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Allotropes of Carbon

  • Last Updated : 14 Mar, 2022

Carbon is a non-metal that is necessary for life. The Latin word ‘carbo’ which means ‘coal,’ is the source of the term. This is because it is the most important component of coal. Carbon is the most prevalent chemical in most organic stuff, from fossil fuels to complex molecules. The Earth’s crust contains just 0.02 % carbon in the form of minerals, and carbon dioxide makes only 0.03% of the atmosphere. Despite the fact that there is only a little quantity of carbon in nature, the relevance of carbon appears to be enormous: carbon compounds are found in fossil fuels, polymers, soaps, detergents, and the majority of the medications we use.

Bonding in Carbon: Carbon has an atomic number of 6, which indicates that the electronic configuration of the carbon atom is 2,4. Because a carbon atom’s outermost shell has four electrons, it shares those electrons and reaches the inert gas state. As a result, the carbon atom creates covalent connections with other atoms.

What are Allotropes?

Allotropy is the occurrence of an element existing in two or more forms with distinct physical qualities but similar chemical properties, and the different forms are known as allotropes.

Allotropes of Carbon

Allotropy is a phenomenon that occurs in carbon, and it appears in two sorts of allotropic forms:

  • Carbon in crystalline allotropic forms: Carbon has four allotropes with well-defined crystal structures are,
    • Diamond
    • Graphite
    • Fullerenes
    • Carbon Nanotubes
  • Carbon in amorphous allotropic forms: Amorphous allotropic forms of Carbon include:
    • Coal
    • Coke
    • Wood charcoal
    • Animal charcoal
    • Sugar charcoal
    • Lampblack
    • Gas Carbon

Diamond

Diamond is a kind of carbon that has its atoms organised in a diamond cubic crystal structure. Another solid form of carbon known as graphite is the chemically stable form of carbon at normal temperature and pressure, although diamond nearly never transforms to it.

Diamond has the highest hardness and thermal conductivity of any natural substance, characteristics that make it ideal for cutting and polishing equipment in the industry.

Structure of Diamond

Jewel has a three-dimensional organization of carbon molecules combined through solid covalent bonds. Every Carbon iota is in the condition of sp3 hybridization and connected tetrahedrally to four adjoining Carbon molecules. This organization stretches out into three measurements. All Carbon-Carbon (C–C) bonds are equivalent and equivalent to 154 pm, and every C–C–C bond point is 10928′.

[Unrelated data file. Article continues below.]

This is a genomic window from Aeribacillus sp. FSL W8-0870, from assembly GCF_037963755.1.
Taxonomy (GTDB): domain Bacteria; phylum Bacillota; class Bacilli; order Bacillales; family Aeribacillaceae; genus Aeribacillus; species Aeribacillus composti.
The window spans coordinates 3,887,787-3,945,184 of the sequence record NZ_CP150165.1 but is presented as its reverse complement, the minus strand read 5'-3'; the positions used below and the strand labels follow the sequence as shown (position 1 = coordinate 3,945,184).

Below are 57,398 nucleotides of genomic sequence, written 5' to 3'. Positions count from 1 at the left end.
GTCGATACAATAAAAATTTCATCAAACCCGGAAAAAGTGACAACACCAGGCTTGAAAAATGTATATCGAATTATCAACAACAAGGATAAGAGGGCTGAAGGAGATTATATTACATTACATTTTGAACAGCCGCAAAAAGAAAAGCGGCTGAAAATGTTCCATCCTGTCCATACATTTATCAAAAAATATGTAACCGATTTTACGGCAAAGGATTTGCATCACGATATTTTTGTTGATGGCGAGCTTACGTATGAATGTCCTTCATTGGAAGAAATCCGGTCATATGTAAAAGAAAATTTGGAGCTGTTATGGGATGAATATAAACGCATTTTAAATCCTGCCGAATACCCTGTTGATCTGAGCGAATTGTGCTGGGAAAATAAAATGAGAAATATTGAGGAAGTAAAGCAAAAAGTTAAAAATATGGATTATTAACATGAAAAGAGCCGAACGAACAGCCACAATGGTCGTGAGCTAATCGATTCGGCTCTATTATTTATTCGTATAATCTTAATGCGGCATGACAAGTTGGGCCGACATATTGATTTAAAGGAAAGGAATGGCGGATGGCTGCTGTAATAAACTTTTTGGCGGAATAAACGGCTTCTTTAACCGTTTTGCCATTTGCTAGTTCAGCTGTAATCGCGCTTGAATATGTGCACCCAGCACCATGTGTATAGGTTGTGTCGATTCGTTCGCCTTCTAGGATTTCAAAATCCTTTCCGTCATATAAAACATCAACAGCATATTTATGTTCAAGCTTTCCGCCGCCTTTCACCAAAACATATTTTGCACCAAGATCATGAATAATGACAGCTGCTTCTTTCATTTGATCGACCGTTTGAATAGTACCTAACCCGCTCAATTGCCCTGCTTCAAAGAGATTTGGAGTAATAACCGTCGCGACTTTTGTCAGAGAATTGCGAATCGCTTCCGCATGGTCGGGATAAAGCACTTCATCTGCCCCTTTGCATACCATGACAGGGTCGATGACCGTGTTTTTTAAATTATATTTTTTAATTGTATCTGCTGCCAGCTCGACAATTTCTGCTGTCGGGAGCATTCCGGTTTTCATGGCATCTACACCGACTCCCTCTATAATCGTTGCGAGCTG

Structure of Diamond.

Properties of Diamond

  • It is the most perfect and densest assortment of Carbon. Its thickness is 3.51 gcm–3.
  • It is the hardest regular known substance and has an extremely high softening point (3843K) It is insoluble in all solvents.
  • It is straightforward and measures a high refractive record.
  • It is a terrible conveyor of power. This is on the grounds that all the valence electrons of every Carbon are engaged with the Carbon-Carbon Sigma (σ) bonds, and no unpaired electrons are left in the precious stone.
  • Synthetically, jewel is impervious to practically all acids, antacids, and salts. In any case, it is followed up by melded Sodium Carbonate. When warmed with a combination of potassium dichromate and sulphuric corrosive to 475 K, it gradually gets oxidized to Carbon dioxide.
  • The worth of a jewel relies on its size and shading. Pale blue-white jewels are more valuable than those having a low tone. Dark precious stones are the least expensive and not utilized in adornments.

Uses of Diamond

  1. Diamonds are used to cut glass cutters, marble saws, and rock drilling tools, among other things.
  2. Because of their exceptional brightness, diamonds are utilised in jewellery.
  3. Sharp-edged diamonds are used by eye surgeons to remove cataracts from the eyes with remarkable precision.
  4. Diamond dies are used to draw very thin metal wires such as tungsten.

Graphite: A Non-metallic Conductor

Each Carbon atom in graphite is in a state of sp2 hybridization, which means it is covalently linked to three other carbon atoms in the same plane. Planar hexagonal rings are produced as a result. The length of the Carbon-Carbon bond in this ring is 142pm.

Layers are formed by hexagonal rings. Van der Waal’s force holds the layers together, while 142pm separates them. Because these layers are able to slide over one another, graphite is soft and lubricious.

Properties of Graphite

  1. It has a metallic sheen and is dark grey in colour.
  2. Touching it feels extremely soft and oily.
  3. The fourth valence electron of each Carbon is free to travel since only three electrons of each Carbon are required to make hexagonal rings in graphite. As a result, graphite is a strong heat and electrical conductor.
  4. Dilute acids, alkalis, and chlorine do not harm it. It is slowly oxidised to carbon dioxide using a combination of potassium dichromate and sulphuric acid.

Uses of Graphite

  • It’s used to make carbon arcs and electrodes.